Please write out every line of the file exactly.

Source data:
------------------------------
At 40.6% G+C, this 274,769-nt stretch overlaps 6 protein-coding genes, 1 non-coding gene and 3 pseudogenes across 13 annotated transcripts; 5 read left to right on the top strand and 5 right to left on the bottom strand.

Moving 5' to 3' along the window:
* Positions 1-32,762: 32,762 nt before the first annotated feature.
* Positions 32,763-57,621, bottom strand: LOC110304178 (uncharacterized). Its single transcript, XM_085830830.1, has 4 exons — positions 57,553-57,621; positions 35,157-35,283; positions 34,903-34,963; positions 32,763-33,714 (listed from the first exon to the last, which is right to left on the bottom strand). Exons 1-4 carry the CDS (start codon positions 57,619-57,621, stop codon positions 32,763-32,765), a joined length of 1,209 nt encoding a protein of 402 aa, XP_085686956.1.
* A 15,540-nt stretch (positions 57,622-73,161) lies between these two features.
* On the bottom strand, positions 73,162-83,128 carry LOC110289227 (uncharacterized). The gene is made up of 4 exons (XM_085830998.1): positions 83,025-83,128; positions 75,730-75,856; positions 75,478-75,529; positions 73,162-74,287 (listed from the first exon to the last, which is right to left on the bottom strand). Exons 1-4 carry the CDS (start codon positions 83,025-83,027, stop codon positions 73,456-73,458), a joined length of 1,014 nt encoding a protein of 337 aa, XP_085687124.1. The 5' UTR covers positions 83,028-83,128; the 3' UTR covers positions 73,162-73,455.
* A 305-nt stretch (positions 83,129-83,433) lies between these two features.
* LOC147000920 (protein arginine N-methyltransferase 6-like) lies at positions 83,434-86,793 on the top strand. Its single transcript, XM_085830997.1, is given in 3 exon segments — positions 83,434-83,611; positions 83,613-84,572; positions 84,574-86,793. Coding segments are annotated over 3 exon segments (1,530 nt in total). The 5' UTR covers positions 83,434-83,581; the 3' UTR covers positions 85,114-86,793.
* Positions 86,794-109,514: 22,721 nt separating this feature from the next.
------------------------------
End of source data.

At 40.6% G+C, this 274,769-nt stretch overlaps 6 protein-coding genes, 1 non-coding gene and 3 pseudogenes across 13 annotated transcripts; 5 read left to right on the top strand and 5 right to left on the bottom strand.

Moving 5' to 3' along the window:
* Positions 1-32,762: 32,762 nt before the first annotated feature.
* Positions 32,763-57,621, bottom strand: LOC110304178 (uncharacterized). Its single transcript, XM_085830830.1, has 4 exons — positions 57,553-57,621; positions 35,157-35,283; positions 34,903-34,963; positions 32,763-33,714 (listed from the first exon to the last, which is right to left on the bottom strand). Exons 1-4 carry the CDS (start codon positions 57,619-57,621, stop codon positions 32,763-32,765), a joined length of 1,209 nt encoding a protein of 402 aa, XP_085686956.1.
* A 15,540-nt stretch (positions 57,622-73,161) lies between these two features.
* On the bottom strand, positions 73,162-83,128 carry LOC110289227 (uncharacterized). The gene is made up of 4 exons (XM_085830998.1): positions 83,025-83,128; positions 75,730-75,856; positions 75,478-75,529; positions 73,162-74,287 (listed from the first exon to the last, which is right to left on the bottom strand). Exons 1-4 carry the CDS (start codon positions 83,025-83,027, stop codon positions 73,456-73,458), a joined length of 1,014 nt encoding a protein of 337 aa, XP_085687124.1. The 5' UTR covers positions 83,028-83,128; the 3' UTR covers positions 73,162-73,455.
* A 305-nt stretch (positions 83,129-83,433) lies between these two features.
* LOC147000920 (protein arginine N-methyltransferase 6-like) lies at positions 83,434-86,793 on the top strand. Its single transcript, XM_085830997.1, is given in 3 exon segments — positions 83,434-83,611; positions 83,613-84,572; positions 84,574-86,793. Coding segments are annotated over 3 exon segments (1,530 nt in total). The 5' UTR covers positions 83,434-83,581; the 3' UTR covers positions 85,114-86,793.
* Positions 86,794-109,514: 22,721 nt separating this feature from the next.